Marketing & Media Trends

#BizTrends2019: PR measurement and evaluation trends

The public relations industry has recently seen many challenges. From the rise of "digital PR", social media and fake news, most would agree that the industry needs to rethink many of the basics on which it has always operated.
Francois van Dyk, heads up Operations at Ornico.
Francois van Dyk, heads up Operations at Ornico.

The recent AMEC Global Insights Study 2018 asked this question of its membership in 86 countries and a staggering 83% of respondents, which includes measurement companies, PR agencies, consultants and clients, agreed.

One of the biggest challenges facing public relations historically has been to prove its value to the c-suite. Proof Analytics’ “Fortune 1000 C-Suite Survey” saw up to 96% of leaders believing their Marketing and PR teams were “unwilling or unable” to prove their return on investment.

Analysing some of the latest global research highlights a few interesting trends which will increasingly affect the public relations and communication industry - particularly from a measurement and evaluation perspective.

Technology and innovation – the rise of AI

Artificial Intelligence (AI) is starting to play a big role in global PR Measurement and Evaluation, where up to 79% of AMEC members (International Association for Measurement and Evaluation) believe this is an extremely important trend with up to 61% already deploying the technology in various forms.

Another study by FIBEP (Federation Internationale des Bureaux d'Extraits de Presse) found that 47% of respondents believed that it will have a positive impact on the industry. But don’t fear the rise of the robots just yet – there are areas where AI technology has been rejected due to poor performance. Technologies such as automated sentiment analysis and content generation have been tested but eventually rejected by many industry players. These technologies will eventually improve.

There is a growing demand for true insights rather than metrics, with some of the most critical areas identified for further investment being data science skills, insight consultancy skills and new data sources across paid, earned, shared and owned media.

Fake news and the decline of trust in the media

Fake news is here to stay with up to 69% AMEC respondents agreeing that people tend to trust the media far less than a few years ago. The FIBEP study claims that up to 20% of clients from larger measurement firms were affected by fake news. With a major spotlight on fake news in recent years including the US elections, Brexit and the local Bell Pottinger saga – people are far more sceptical of messages in the media.

Institute of Public Relations states:

If the purpose of public relations is to establish and maintain relationships with key stakeholders through communication and other efforts, then public relations is essentially in the trust-making business. 
With the erosion of trust in media channels the public relations industry will have to work much harder to earn audience trust. In a recent article, marketing commentator Chris Moerdyk lamented the irony that advertising is probably the only thing one can trust these days – due to the stringent regulations and standards imposed on it.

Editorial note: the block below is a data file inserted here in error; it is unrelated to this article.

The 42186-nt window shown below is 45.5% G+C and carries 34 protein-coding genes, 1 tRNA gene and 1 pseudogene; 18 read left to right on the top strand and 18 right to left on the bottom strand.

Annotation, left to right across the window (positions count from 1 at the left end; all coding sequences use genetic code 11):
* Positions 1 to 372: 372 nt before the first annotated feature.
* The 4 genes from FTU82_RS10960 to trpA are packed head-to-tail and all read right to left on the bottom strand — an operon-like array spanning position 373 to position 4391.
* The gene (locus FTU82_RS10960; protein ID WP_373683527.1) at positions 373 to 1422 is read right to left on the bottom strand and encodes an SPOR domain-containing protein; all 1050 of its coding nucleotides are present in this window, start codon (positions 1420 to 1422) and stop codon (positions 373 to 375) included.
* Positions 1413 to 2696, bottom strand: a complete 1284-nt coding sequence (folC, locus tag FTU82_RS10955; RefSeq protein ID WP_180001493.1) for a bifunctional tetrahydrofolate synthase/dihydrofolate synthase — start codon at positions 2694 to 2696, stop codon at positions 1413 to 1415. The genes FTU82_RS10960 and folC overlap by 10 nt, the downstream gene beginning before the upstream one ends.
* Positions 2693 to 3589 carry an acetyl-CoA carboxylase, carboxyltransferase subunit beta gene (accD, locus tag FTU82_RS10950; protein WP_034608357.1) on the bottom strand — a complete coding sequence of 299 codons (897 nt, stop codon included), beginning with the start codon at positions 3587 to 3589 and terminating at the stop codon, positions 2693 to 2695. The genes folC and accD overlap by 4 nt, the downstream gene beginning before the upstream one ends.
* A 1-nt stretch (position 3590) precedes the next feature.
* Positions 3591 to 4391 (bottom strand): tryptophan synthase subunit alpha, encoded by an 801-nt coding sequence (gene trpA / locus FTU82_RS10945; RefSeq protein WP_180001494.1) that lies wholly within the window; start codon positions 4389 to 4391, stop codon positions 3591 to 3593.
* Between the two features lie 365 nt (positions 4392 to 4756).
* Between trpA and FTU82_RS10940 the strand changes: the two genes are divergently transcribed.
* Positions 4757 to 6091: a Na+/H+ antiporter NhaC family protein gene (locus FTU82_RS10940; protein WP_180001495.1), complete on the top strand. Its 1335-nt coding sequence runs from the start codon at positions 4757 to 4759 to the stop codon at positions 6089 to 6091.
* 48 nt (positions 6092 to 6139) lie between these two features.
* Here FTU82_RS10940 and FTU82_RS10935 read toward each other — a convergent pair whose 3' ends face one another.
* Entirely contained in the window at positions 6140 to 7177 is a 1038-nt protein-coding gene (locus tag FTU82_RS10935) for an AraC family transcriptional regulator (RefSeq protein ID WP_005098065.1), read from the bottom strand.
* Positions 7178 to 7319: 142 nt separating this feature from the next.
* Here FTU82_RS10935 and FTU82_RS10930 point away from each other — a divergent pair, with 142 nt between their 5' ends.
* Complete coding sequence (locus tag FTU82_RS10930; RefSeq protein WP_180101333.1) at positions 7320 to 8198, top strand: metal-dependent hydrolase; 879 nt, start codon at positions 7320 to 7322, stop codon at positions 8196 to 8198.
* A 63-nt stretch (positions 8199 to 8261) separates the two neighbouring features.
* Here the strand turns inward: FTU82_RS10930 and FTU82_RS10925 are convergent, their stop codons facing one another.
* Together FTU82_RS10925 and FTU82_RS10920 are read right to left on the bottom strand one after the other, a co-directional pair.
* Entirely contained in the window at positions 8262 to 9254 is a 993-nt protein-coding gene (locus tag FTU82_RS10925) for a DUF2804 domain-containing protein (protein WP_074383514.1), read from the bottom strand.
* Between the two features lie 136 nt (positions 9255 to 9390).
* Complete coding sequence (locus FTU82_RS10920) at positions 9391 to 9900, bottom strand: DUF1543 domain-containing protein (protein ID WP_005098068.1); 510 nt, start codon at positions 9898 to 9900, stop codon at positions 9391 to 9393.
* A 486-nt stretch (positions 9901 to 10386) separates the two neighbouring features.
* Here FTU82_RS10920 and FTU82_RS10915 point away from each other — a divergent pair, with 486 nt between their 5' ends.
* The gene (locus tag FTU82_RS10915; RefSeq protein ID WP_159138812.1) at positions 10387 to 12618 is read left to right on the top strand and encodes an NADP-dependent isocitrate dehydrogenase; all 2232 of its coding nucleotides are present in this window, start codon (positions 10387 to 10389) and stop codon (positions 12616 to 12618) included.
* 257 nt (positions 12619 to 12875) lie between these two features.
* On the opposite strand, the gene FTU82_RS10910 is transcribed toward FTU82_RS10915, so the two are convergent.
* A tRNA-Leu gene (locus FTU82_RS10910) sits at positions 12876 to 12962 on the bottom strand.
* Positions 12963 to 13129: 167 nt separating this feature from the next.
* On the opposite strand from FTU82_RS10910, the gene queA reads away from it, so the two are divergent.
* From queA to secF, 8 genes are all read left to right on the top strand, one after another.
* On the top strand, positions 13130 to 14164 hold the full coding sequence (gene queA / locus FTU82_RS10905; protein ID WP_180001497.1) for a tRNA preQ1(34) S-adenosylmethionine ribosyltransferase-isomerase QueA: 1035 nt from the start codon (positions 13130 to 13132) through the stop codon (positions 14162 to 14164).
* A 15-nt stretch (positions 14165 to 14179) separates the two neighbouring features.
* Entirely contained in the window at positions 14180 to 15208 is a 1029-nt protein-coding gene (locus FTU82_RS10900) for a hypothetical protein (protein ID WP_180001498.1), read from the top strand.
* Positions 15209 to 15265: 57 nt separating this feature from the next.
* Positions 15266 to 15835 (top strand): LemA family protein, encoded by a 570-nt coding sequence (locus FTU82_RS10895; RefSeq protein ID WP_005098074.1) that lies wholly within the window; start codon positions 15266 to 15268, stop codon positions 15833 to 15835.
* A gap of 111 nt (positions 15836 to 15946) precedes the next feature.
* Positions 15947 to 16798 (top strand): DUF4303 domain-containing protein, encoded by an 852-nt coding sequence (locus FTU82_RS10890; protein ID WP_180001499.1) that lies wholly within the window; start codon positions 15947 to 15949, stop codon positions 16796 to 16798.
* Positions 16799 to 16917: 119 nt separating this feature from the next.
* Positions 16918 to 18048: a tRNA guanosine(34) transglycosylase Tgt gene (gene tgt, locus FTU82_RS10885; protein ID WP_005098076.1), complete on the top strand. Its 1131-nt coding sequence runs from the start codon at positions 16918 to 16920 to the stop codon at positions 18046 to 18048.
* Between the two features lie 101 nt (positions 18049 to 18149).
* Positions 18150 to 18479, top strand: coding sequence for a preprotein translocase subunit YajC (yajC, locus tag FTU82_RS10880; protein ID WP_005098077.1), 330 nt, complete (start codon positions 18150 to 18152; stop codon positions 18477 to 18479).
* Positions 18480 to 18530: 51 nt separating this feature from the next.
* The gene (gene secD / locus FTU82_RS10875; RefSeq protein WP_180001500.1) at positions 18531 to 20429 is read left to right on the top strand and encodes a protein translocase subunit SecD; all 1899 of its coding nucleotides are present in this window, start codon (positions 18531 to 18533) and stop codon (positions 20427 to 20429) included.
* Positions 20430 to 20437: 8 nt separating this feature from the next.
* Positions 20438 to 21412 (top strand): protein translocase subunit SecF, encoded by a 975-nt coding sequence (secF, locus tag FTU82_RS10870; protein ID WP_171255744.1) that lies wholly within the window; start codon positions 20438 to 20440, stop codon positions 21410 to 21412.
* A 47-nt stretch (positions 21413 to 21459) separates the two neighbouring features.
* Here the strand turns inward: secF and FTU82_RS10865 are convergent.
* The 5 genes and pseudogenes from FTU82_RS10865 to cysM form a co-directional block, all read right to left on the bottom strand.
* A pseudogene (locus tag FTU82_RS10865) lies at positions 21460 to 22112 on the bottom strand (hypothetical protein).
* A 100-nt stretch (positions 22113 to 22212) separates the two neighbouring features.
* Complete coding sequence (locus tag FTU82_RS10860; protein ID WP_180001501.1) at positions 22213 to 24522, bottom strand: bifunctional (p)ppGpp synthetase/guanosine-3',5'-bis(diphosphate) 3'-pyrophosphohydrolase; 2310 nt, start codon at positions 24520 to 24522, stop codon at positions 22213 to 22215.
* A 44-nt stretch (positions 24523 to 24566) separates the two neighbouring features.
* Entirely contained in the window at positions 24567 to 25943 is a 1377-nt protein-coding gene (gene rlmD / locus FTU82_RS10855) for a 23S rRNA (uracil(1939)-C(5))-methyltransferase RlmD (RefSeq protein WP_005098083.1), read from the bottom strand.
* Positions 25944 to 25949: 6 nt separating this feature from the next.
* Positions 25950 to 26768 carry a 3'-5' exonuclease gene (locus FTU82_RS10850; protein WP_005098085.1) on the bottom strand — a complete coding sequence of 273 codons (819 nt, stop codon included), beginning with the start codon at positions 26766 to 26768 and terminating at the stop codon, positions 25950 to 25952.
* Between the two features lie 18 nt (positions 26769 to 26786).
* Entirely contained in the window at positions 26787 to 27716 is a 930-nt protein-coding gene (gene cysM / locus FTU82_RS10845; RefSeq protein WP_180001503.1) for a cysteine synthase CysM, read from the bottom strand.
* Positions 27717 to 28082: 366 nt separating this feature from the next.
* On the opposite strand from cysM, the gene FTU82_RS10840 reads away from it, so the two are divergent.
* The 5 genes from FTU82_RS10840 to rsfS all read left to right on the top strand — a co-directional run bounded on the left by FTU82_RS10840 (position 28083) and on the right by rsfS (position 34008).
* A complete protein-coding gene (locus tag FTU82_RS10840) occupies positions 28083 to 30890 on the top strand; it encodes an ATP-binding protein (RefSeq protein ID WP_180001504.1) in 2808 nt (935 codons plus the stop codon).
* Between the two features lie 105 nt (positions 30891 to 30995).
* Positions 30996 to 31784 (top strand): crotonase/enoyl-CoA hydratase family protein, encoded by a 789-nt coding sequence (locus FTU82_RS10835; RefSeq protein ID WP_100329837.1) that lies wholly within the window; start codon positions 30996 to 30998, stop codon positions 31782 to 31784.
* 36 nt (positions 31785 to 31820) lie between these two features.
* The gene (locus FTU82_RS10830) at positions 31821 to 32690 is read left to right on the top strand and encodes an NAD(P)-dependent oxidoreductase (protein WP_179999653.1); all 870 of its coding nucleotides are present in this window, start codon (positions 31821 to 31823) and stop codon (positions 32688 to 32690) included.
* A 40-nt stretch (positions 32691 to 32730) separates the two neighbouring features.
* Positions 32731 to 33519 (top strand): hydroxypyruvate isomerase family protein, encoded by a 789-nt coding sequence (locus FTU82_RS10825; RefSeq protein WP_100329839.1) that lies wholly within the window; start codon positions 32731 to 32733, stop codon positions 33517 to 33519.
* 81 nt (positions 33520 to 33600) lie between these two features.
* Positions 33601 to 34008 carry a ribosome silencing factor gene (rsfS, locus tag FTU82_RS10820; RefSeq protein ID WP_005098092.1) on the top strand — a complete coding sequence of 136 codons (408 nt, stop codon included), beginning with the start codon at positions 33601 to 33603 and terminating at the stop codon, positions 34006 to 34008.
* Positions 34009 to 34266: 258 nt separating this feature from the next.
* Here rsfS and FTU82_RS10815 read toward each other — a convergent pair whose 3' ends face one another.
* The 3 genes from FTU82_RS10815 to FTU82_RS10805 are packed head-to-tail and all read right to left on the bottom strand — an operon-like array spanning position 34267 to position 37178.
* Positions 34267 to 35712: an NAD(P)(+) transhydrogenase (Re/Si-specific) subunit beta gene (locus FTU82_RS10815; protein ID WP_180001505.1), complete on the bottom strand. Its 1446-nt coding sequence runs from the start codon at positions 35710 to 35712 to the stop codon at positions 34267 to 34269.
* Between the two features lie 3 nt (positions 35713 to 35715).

Will we start seeing more regulation and standards imposed on the local PR industry? In the wake of the Bell Pottinger events Prisa called for some forms of regulation but no major developments since then. Could this change?

Changes in media channel data demands

The latest ABC circulation figures paint a grim picture of South African media with magazine circulation declining 13.7% and newspapers 4% year on year. Though the death of print has been declared for years, a surprising global demand for print data and measurement has been noted in the AMEC research. Client demand increased from 72% in 2017 to 79% in 2018 with print still considered a very powerful medium.

The highest demand is understandably for online media data which is relatively stable at 91%, while the need for social media data surprisingly dropped from 63% to 52%. Social media is undoubtedly pervasive but it appears few brands are getting it right. Recent data breaches like the Facebook/Cambridge Analytica scandal saw social media platforms clamping down on the provision of previously available data – making it difficult for brands to monitor the landscape and determine impact.

The (almost) death of the dreaded AVE

Since the establishment of The Barcelona Principles in 2010 major progress has been made to eradicate poor and discredited measurement practices such as Advertising Value Equivalents (AVEs) and PR Multipliers. AMEC global client demand for AVEs has dropped from 80% in 2010 to a new low of 16% (2018). Client demands for AVEs in Africa remain the highest at 26%.

I have noted a far bigger interest in South Africa this year to explore best PR measurement principles. As global education initiatives and awareness around this continue, the local PR industry will need to focus greatly on adopting best measurement principles.

About Francois van Dyk

Francois van Dyk, heads up Operations at Ornico, the Brand Intelligence research company. He is part of the management team that has seen Ornico expand across Africa, currently with data resources in 14 countries and employing more than 100 media enthusiasts. He studied and lectured public relations before entering the world of media research. Contact details: Twitter @sbalie

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